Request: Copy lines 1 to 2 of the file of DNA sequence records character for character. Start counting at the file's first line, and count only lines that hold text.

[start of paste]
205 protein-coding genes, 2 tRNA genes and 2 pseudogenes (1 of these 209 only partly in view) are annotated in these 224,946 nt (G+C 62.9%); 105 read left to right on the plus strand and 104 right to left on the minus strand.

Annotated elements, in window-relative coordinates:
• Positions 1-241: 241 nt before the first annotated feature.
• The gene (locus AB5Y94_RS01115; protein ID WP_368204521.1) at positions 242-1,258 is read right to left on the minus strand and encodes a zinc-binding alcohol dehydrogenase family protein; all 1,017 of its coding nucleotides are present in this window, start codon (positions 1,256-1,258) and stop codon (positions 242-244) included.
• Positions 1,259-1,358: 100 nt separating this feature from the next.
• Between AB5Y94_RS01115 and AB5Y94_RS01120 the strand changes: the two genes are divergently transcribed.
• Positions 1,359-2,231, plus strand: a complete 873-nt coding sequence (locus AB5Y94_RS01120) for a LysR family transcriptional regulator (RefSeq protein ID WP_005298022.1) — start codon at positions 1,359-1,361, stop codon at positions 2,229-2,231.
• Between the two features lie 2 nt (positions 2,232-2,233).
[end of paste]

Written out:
205 protein-coding genes, 2 tRNA genes and 2 pseudogenes (1 of these 209 only partly in view) are annotated in these 224,946 nt (G+C 62.9%); 105 read left to right on the plus strand and 104 right to left on the minus strand.

Annotated elements, in window-relative coordinates: